Spice can cause sickness, hotflushes, burning eyes, mydriasis and xerostomia (dryness in the mouth). The most commonly reported unwanted physical effects are nausea and vomiting. It can also cause fast heart rate, changes in the blood pressure, etc
Because the make-up of spice is constantly varying, its effects can greatly differ. Many chemicals used in spice and other drugs are as-yet unidentifiable, and as such research has not yet made clear exactly how the brain is effected
Spice use has been linked to a rising number of emergency department visits and some deaths.
Features of acute intoxication
2. Cardiac- Tachycardia, hypertension, chest pain, palpitations, ECG changes
3. Renal- Acute kidney damage
4. Muscular- Hypertonia, myoclonus, muscle jerking, myalgia
5. Other - Cold extremities, dry mouth, dyspnoea, mydriasis, vomiting, hypokalaemia.
Loss of eyesight and speech also reported.
Management of acute toxicity
Spice cannot be detected by the routine drug screening tests although laboratory techniques have been developed to detect some compounds, but there are currently no widely available tests. One has to heavily rely on the history and presenting symptoms.
Symptoms of intoxication may be self-limiting and resolve spontaneously. In the emergency departments, hydration and monitoring may be enough for patients with mild to moderate intoxication. Benzodiazepines may be of benefit to patients who present with symptoms of anxiety, panic and agitation. Antipsychotic medication may be indicated for some patients, especially those who present with agitation or aggression, when the patient has a history of psychotic disorders, and when the psychotic symptoms do not remit spontaneously or with supportive care. The management of spice toxicity is symptomatic and supportive, as no antidotes exist. Supportive treatment is dependent on a patient’s specific presentation.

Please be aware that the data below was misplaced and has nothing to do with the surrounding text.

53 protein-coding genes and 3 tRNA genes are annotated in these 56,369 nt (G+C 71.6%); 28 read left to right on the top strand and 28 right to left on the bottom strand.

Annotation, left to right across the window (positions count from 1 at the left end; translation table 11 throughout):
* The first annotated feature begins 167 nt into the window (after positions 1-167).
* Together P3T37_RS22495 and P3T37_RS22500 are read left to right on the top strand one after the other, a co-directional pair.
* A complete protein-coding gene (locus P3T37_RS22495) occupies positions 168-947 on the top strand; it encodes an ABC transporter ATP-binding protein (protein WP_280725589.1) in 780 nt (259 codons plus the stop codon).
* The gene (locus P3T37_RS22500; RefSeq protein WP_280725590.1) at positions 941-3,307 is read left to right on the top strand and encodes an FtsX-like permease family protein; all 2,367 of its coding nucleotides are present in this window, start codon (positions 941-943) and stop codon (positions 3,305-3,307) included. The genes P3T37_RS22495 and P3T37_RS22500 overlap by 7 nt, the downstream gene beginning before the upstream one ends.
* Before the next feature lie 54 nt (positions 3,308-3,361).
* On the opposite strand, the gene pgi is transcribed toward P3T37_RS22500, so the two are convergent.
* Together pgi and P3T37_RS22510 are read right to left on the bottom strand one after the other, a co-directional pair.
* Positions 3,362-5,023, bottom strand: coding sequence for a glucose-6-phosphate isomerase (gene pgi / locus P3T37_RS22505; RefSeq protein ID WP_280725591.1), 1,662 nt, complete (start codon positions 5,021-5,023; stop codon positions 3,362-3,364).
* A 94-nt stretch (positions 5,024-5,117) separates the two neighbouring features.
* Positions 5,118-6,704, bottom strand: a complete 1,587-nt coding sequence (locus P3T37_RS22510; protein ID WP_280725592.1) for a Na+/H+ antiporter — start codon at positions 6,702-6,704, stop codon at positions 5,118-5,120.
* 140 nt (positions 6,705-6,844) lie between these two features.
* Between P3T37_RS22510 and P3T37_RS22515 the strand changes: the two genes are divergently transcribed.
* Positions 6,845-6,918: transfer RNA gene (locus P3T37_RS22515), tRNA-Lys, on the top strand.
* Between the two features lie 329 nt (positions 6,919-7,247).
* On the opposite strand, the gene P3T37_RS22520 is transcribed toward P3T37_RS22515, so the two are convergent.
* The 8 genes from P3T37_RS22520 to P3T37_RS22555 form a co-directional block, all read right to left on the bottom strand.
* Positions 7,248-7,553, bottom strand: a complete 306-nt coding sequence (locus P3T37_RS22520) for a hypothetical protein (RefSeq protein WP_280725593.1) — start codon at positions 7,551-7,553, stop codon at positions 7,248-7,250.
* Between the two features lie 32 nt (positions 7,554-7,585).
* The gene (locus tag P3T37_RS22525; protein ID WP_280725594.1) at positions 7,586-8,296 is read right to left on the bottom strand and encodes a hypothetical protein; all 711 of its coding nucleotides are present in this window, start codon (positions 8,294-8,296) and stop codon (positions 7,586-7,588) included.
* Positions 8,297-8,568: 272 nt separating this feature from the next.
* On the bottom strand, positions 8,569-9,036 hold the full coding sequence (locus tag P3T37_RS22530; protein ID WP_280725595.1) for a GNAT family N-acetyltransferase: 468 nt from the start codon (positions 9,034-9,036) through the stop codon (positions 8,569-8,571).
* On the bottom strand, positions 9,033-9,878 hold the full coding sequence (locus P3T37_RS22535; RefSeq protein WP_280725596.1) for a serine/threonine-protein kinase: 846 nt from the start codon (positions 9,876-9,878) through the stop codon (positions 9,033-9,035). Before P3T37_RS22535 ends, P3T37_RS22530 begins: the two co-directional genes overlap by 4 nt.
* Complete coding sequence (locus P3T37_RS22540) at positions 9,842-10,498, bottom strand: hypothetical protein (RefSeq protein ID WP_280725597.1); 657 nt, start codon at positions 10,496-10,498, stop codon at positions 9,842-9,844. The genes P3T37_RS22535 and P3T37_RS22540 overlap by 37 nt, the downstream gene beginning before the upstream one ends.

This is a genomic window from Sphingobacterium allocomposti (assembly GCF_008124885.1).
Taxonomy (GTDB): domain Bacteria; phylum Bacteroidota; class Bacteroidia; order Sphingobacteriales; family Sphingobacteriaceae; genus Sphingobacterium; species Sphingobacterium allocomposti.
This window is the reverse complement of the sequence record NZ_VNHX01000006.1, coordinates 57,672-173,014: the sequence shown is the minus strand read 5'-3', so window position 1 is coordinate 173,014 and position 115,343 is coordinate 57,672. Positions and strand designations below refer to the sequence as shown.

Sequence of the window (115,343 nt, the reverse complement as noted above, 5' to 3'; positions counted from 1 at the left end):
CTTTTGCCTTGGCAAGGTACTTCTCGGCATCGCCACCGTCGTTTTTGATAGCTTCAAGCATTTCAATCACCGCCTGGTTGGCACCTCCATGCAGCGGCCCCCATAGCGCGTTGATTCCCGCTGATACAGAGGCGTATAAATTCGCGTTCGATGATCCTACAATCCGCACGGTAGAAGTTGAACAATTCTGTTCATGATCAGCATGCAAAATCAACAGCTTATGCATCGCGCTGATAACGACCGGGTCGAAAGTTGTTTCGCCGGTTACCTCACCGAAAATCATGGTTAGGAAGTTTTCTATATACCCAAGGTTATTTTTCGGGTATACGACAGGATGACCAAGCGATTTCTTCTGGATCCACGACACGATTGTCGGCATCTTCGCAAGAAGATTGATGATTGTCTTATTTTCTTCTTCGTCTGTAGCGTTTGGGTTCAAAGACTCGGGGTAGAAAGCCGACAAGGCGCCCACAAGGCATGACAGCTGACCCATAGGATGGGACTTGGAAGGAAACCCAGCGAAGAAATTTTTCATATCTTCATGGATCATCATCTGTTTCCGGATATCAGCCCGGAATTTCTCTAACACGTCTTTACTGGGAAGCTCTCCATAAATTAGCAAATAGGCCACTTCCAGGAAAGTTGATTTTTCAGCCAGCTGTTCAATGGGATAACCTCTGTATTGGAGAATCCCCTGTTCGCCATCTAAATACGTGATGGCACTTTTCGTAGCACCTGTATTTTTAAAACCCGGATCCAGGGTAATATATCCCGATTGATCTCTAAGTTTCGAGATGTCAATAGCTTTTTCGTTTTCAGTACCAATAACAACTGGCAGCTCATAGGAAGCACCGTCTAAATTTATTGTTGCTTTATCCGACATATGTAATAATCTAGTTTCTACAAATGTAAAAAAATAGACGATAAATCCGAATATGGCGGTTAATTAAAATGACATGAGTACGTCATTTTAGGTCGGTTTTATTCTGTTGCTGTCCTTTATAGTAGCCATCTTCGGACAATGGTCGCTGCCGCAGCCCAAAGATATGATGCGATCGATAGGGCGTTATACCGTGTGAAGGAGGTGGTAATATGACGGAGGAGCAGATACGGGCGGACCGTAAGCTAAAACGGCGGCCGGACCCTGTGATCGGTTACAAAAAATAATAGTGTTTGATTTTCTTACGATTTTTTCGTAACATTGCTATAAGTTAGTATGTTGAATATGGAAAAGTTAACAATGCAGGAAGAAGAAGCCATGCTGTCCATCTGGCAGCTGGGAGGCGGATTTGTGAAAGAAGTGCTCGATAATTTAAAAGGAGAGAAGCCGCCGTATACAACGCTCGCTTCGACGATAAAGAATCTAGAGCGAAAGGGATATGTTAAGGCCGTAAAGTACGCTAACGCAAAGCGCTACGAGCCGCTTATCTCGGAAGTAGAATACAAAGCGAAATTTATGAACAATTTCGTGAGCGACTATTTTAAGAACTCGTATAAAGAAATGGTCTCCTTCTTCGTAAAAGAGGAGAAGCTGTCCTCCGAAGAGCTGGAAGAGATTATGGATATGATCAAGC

For up-to-date guidance on the management of acute toxicity related to synthetic cannabinoids, it is recommended that information be sought from the National Poisons Information Service (NPIS), specifically the NPIS 24-hour telephone service and the poisons information database TOXBASE®: http://www.toxbase.org/Poisons-Index-A-Z/S-Products/Synthetic-Cannabinoid-Receptor-Agonists/
Dealing with dependence
Spice may have a higher addictive potential than cannabis, due to the quicker development of tolerance. The withdrawal symptoms could include drug craving, nocturnal nightmares, profuse diaphoresis, nausea, tremor, hypertension and tachycardia. Psychosis has also been reported among frequent users.
Psychosocial interventions remain the mainstay treatment for dependence apart from symptomatic management with medications like benzodiazepines, antipsychotics and antidepressants.
Overall a multi-agency approach is needed to deal with this problem, and this includes public awareness and education about the effects of synthetic cannabinoids including spice.
1.The Guardian, Manchester police attend 58 spice-linked incidents in one weekend, 10/04/2017.
2. TOXBASE®: http://www.toxbase.org/Poisons-Index-A-Z/S-Products/Synthetic-Cannabinoid-Receptor-Agonists/
3. Guidance on the Clinical Management of Acute and Chronic Harms of Club Drugs and Novel Psychoactive Substances, Novel Psychoactive Treatment UK Network (NEPTUNE), 2015
Cite this article as:
Aadil A Shas (2017). Spice: The Zombie Drug: The Beautiful Space-A journal of Mind, Art and Poetry. May 2017: TBSB118
Please check author names highlighted with each article.